I pressed down on the accelerator to speed past the group of women with designer-label shopping bags, whose arms were elegantly raised in the air in an attempt to flag me down, and ignored the repeated pings on my phone that were supposed to alert me to would-be customers. I’d made enough today to pay my bills so I was on my way home to put my feet up. The joys of being self-employed. I can clock off when I want and, darn it, that’s exactly what I was going to do.
I turned up the music and grinned happily to myself. If I took the right roads I could be home in fifteen minutes. Then I slammed on the brakes, almost giving myself whiplash in the process.
A red-robed witch was standing at the corner up ahead. Hello… I pulled up alongside her and rolled down the window. ‘Where to?’
‘I thought you weren’t going to stop,’ she said with surprise. ‘I’m heading to the Order headquarters.’ She looked at me nervously as if she were expecting me to decline politely. She obviously didn’t recognise me, but I wasn’t anti-witch. Far from it: I used to avoid the Order like the plague but things are different these days.
‘Excellent!’ I beamed. ‘Hop in.’
She clambered awkwardly into the back, the flaps of her robe almost getting caught in the door. She tugged at them, finally managed to pull them inside with her and we took off.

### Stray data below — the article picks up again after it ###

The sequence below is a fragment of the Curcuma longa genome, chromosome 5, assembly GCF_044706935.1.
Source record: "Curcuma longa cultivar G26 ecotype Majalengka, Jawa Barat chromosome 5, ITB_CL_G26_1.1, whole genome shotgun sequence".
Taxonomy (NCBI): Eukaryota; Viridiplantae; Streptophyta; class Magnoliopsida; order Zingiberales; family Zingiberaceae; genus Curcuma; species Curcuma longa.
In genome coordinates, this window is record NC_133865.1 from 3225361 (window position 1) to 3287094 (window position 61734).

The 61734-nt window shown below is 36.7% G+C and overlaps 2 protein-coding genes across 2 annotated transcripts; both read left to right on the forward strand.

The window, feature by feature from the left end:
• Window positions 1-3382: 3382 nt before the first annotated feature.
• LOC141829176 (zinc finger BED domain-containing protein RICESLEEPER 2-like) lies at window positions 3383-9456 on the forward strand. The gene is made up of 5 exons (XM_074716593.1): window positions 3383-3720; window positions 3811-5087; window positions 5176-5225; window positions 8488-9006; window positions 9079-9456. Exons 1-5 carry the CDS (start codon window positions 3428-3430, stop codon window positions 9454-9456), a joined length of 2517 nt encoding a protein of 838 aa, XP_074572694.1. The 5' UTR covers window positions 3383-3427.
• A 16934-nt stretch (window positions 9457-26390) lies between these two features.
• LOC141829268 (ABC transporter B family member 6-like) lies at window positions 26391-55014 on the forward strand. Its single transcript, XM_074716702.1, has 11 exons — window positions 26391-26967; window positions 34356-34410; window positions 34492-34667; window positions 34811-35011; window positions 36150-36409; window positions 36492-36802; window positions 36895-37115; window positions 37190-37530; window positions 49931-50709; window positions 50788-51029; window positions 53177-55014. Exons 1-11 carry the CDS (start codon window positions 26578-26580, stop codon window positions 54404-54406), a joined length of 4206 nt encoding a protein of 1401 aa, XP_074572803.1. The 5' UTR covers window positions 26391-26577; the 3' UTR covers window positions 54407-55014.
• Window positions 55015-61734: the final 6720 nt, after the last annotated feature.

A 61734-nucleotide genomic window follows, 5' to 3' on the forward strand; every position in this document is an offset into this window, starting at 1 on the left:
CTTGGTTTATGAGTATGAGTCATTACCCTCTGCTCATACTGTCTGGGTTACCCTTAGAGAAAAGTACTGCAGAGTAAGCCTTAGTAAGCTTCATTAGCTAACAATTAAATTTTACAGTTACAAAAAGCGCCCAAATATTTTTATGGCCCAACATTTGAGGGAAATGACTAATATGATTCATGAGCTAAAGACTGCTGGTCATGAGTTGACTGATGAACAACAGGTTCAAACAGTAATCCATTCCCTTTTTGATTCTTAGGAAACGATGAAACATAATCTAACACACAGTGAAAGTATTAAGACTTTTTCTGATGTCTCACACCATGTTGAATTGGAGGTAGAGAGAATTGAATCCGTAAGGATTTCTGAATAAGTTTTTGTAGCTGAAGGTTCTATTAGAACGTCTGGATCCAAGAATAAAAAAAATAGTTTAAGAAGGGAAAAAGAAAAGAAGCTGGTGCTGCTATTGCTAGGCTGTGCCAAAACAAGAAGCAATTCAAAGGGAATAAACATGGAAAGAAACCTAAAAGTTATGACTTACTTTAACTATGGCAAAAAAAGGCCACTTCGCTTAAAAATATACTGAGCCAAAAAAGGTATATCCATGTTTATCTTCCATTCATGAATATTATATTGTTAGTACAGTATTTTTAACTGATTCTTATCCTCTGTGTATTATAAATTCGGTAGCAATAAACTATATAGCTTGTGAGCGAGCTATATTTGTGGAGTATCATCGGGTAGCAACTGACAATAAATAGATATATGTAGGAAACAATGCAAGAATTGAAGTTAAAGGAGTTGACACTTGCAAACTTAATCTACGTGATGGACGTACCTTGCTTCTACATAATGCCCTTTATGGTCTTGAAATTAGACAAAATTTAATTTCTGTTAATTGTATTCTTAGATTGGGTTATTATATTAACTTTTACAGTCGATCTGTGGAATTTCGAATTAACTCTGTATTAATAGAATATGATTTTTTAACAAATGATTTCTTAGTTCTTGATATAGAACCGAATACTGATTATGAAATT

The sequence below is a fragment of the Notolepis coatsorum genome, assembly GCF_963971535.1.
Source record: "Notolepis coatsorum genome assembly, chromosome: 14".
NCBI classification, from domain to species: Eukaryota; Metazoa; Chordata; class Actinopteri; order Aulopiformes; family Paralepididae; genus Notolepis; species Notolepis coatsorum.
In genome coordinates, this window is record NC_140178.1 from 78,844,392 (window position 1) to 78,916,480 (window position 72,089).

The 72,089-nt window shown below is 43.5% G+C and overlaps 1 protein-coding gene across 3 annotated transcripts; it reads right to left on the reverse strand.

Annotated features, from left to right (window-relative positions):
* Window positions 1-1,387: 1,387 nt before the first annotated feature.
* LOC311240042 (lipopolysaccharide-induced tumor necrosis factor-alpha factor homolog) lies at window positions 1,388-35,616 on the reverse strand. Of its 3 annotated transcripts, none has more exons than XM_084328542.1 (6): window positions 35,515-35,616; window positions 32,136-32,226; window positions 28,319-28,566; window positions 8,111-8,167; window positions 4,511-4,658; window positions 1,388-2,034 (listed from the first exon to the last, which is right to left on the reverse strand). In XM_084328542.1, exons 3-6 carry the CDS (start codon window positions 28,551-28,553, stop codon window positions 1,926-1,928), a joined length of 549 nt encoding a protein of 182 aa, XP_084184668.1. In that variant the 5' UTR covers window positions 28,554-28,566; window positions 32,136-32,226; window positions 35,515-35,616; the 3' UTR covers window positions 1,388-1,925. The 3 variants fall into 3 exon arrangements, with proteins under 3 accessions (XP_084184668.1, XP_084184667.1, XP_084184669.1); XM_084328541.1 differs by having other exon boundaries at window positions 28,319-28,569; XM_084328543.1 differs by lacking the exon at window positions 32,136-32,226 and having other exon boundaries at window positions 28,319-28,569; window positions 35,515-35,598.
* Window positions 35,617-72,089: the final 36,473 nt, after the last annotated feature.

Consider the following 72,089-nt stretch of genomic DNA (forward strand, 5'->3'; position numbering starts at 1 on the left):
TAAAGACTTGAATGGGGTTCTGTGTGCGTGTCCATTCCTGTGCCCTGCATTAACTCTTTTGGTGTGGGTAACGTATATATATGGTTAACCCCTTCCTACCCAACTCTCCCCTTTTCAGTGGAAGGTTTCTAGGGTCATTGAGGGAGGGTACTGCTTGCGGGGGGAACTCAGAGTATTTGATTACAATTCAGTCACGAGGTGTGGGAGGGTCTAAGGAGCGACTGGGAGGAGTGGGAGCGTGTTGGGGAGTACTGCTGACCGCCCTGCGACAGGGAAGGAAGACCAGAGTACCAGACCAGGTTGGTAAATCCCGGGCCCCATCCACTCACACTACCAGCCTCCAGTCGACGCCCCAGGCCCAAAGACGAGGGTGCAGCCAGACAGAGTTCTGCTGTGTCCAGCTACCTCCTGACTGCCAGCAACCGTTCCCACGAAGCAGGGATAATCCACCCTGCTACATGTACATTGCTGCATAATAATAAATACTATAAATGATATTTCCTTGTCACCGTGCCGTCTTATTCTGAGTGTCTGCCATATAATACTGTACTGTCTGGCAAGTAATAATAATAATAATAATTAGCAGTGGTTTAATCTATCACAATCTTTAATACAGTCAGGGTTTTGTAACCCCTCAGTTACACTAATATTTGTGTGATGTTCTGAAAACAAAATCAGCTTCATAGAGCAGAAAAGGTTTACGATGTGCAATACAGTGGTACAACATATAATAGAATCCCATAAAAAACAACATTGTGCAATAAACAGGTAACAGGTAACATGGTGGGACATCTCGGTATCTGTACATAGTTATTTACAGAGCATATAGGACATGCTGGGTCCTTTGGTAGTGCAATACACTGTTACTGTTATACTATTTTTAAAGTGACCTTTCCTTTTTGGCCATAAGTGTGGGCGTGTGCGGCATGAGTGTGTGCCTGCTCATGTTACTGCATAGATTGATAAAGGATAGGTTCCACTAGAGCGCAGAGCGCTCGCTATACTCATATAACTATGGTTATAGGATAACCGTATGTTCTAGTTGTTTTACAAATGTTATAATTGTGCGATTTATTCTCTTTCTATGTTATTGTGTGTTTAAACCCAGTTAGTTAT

‘It’s a bit late, isn’t it?’ I enquired.
She gazed at me blankly in the rear-view window. ‘Huh?’
‘For work,’ I said helpfully. ‘It’s a bit late for work.’
She scratched at her arm. ‘I’m on call.’ There was a pause. ‘It’s a confidential matter.’
I almost snorted. I didn’t give two hoots why she was on her way to work at this hour. Nonsensically, the Order still keeps its machinations to itself as much as it possibly can; if they want to hide away from the real world, that’s up to them. I was just trying to make conversation. Frankly, I prefer the more taciturn customer. Sometimes, making the effort to discuss the weather or politics or whatever is just a pain in the arse.
I took the back roads, avoiding the rush-hour traffic, and dropped her off right in front of Runic Magic. Another witch was waiting outside and ambled over to get in my taxi. I pretended not to see him and took off down the campus road before he could open the door, keeping my eyes peeled as I went.
I knew I was being silly; perhaps I was even verging towards the obsessive. I wasn’t stalking Winter though, I reasoned. I just happened to have had a customer who wanted to go this way. It was just coincidence.
Perhaps if I told myself that often enough it would become true.